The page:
PwC highlights Ten Key Points from the Fed’s TLAC Proposal

The Fed proposed its long-awaited Total Loss-Absorbing Capacity (TLAC) requirements on October 30th. As expected, the Fed’s proposal came out tougher than the Financial Stability Board’s (FSB) TLAC standard proposed last year,[1] including limitations on capital distributions and bonus payments, and will likely be tougher than the FSB’s final standard expected next week. In an unusual move, the US issued its proposal before the FSB, suggesting that a consensus could not be reached in line with US regulators’ desire for more stringency.

However, the Fed did not go as far in its quantitative TLAC requirements as some feared it would. The proposal requires that the eight US global systemically important banks (GSIBs) hold TLAC at the holding company level in an amount greater than (a) 18% of their consolidated risk-weighted assets (RWA), which is consistent with the FSB’s proposal (and lower than the Fed had been suggesting) and (b) 9.5% of the GSIB’s consolidated leverage exposure (as calculated under the Fed’s Supplementary Leverage Ratio[2]) which is a tougher requirement than the FSB’s proposed 6%.

TLAC must be composed of CET1, additional Tier 1 capital, and most importantly debt with maturity over one year that is unsecured and unstructured (LTD). The amount of required LTD must be greater than (a) 7% to 10.5% of consolidated RWA, depending on the firm’s systemic importance and reliance on short-term wholesale funding (as calculated under the Fed’s GSIB capital surcharge[3]) and (b) 4.5% of the GSIB’s consolidated leverage exposure. Notably, a firm subject to the 10.5% LTD requirement must therefore hold well over half of its 18% required TLAC in the form of LTD, which is significantly higher than the FSB proposal’s 33% and even higher than the 50% level that had been rumored for the US proposal.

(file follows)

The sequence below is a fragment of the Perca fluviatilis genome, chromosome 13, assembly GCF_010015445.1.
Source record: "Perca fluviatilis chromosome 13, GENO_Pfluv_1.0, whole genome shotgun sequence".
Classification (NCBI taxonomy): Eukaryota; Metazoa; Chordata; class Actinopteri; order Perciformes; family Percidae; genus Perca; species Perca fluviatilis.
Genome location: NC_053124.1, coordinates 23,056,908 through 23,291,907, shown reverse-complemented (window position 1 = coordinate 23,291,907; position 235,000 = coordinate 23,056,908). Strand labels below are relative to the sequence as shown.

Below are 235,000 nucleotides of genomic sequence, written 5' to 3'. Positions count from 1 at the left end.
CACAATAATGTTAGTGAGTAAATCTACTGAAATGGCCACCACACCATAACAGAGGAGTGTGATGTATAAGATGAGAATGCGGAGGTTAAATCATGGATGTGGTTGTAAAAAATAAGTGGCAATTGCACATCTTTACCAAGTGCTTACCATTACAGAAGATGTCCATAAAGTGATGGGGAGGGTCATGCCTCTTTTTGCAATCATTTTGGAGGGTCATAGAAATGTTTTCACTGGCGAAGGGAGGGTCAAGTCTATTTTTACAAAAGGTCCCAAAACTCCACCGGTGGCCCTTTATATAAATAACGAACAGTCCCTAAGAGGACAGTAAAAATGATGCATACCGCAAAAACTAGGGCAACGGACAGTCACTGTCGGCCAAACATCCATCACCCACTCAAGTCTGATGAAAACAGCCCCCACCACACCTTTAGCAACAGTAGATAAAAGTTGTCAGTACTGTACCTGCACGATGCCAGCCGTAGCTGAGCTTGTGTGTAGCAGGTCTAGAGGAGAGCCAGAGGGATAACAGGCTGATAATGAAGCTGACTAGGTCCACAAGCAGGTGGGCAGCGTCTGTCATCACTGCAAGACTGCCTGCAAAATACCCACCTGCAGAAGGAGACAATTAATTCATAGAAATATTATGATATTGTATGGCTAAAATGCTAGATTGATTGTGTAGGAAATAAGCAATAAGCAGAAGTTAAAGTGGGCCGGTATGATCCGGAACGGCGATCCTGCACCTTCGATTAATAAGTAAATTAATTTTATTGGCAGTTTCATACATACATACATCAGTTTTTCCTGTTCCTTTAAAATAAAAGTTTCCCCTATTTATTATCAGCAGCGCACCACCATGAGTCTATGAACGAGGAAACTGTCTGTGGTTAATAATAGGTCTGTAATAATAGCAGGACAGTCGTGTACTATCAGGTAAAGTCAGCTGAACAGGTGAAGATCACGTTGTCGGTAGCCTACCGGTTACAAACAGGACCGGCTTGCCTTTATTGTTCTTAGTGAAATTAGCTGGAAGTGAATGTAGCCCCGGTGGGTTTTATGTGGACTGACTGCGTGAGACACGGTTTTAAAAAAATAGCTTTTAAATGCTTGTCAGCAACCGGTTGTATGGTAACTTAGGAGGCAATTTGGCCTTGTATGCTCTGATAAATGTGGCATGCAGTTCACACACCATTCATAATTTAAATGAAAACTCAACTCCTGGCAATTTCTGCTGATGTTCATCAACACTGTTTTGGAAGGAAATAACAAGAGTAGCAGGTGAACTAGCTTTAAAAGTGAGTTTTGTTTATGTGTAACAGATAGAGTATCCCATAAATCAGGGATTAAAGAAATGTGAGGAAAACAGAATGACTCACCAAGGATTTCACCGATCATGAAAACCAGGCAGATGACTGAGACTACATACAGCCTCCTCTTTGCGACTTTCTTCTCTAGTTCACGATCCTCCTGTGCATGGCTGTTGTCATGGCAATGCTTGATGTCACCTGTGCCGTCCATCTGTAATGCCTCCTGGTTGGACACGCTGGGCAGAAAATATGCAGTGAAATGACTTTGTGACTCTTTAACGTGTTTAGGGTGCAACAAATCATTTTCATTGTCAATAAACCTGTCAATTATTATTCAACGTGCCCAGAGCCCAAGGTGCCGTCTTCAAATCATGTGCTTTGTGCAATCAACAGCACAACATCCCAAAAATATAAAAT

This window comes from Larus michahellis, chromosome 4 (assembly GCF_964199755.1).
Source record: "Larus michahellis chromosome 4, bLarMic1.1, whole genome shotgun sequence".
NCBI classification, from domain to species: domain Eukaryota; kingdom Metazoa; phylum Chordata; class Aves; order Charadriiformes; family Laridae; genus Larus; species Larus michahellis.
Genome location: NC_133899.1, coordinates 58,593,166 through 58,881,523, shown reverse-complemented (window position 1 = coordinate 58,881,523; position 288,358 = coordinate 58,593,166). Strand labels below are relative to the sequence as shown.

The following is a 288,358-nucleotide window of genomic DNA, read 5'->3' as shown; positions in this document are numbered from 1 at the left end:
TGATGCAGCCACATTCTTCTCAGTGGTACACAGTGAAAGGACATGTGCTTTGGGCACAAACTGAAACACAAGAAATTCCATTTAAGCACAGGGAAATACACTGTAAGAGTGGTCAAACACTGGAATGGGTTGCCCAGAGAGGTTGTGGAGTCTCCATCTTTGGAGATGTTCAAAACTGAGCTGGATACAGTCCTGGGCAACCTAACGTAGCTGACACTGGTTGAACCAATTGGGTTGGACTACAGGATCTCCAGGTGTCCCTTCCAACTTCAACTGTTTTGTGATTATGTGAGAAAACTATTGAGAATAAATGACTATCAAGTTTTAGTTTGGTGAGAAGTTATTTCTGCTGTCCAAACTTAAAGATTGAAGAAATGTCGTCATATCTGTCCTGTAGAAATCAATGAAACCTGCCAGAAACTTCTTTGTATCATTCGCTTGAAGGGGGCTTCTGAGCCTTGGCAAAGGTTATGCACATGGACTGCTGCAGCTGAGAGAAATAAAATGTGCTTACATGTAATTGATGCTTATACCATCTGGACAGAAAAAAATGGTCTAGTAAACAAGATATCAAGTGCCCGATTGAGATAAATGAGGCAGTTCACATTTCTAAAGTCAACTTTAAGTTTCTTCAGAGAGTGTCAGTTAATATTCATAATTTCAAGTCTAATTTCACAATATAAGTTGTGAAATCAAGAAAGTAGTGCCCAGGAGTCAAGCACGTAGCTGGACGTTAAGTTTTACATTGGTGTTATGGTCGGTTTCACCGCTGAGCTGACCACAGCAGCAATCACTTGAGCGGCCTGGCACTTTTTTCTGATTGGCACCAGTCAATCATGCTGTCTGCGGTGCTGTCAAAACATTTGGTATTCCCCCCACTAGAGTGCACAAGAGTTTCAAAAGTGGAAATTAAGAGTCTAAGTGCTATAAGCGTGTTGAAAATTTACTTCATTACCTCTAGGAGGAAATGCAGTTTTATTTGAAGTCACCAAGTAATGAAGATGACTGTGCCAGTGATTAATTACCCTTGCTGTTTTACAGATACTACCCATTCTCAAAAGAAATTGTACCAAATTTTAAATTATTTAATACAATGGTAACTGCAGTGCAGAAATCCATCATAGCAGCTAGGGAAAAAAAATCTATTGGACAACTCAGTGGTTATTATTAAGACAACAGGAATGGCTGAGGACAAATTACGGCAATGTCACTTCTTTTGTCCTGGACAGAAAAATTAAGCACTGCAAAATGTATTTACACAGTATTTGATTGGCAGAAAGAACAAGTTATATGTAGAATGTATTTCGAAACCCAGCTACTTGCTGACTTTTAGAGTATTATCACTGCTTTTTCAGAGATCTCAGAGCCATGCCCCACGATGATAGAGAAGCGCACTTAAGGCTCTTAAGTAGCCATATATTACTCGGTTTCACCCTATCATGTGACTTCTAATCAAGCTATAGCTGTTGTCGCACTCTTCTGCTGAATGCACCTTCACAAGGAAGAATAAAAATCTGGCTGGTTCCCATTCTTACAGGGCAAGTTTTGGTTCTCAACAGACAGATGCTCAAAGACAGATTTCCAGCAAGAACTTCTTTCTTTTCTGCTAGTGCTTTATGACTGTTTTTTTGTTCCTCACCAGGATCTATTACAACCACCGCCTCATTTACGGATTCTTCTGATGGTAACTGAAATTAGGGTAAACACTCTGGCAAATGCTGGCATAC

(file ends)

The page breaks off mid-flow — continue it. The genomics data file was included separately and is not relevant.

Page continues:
1. How high is the TLAC mountain? We believe the TLAC requirements are manageable for US GSIBs, based on the Fed’s aggregate shortfall estimate of $102 billion in TLAC and $90 billion in LTD (even with the proposal’s 50% discount for LTD maturing between one and two years). The proposal introduces new expenses, but firms will have over three years before the proposal begins taking effect in 2019 (during which time several firms will need to refinance their operating subsidiaries’ LTD at the holding company). Beyond the numbers, the proposal raises three key considerations for US GSIBs. First, given the impending rise of interest rates, firms will likely want to address TLAC shortfalls sooner rather than later. Second, with the proposal’s explicit bail-in feature of LTD, firms may have to review the risk appetite of their investors as they issue LTD. Third, the proposal introduces yet another set of regulatory ratios that will require ongoing measurement, monitoring, and reporting as part of the capital planning and asset-liability management processes.
  2. Is the mountain higher than it appears? US GSIBs will need to maintain a “TLAC buffer” on top of required TLAC which must be comprised solely of CET1. If this buffer is breached, GSIBs would face limitations on their capital distribution plans (including dividends to shareholders) and on discretionary employee bonuses. The TLAC buffer sits on top of the proposal’s 18% RWA requirement and ranges from 3.5% – 5.0% of RWA, depending on the GSIB’s systemic importance as calculated under “method one” of the Fed’s final GSIB capital surcharge rule.[4] Despite essentially raising the RWA requirement from 18% to a range of 21.5% – 23.0%, the TLAC buffer is likely manageable because CET1 applied to the GSIB’s separate capital surcharge and conservation buffer may also be applied to the TLAC buffer.[5] Furthermore, the proposal’s language indicates that the TLAC buffer only sits on top of the 18% RWA requirement, so it would not be in addition to the 9.5% leverage exposure requirement.